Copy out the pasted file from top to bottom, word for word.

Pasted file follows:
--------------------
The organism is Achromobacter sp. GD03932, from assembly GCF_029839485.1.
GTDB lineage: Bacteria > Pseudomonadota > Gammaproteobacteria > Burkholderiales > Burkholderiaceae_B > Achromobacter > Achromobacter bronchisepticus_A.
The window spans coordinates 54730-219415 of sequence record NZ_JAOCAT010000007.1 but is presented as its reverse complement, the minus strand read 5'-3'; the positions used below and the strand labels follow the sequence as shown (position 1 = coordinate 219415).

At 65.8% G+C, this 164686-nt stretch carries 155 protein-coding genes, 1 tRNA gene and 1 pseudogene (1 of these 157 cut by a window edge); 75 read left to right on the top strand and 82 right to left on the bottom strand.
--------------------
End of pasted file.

The organism is Achromobacter sp. GD03932, from assembly GCF_029839485.1.
GTDB lineage: Bacteria > Pseudomonadota > Gammaproteobacteria > Burkholderiales > Burkholderiaceae_B > Achromobacter > Achromobacter bronchisepticus_A.
The window spans coordinates 54730-219415 of sequence record NZ_JAOCAT010000007.1 but is presented as its reverse complement, the minus strand read 5'-3'; the positions used below and the strand labels follow the sequence as shown (position 1 = coordinate 219415).

At 65.8% G+C, this 164686-nt stretch carries 155 protein-coding genes, 1 tRNA gene and 1 pseudogene (1 of these 157 cut by a window edge); 75 read left to right on the top strand and 82 right to left on the bottom strand.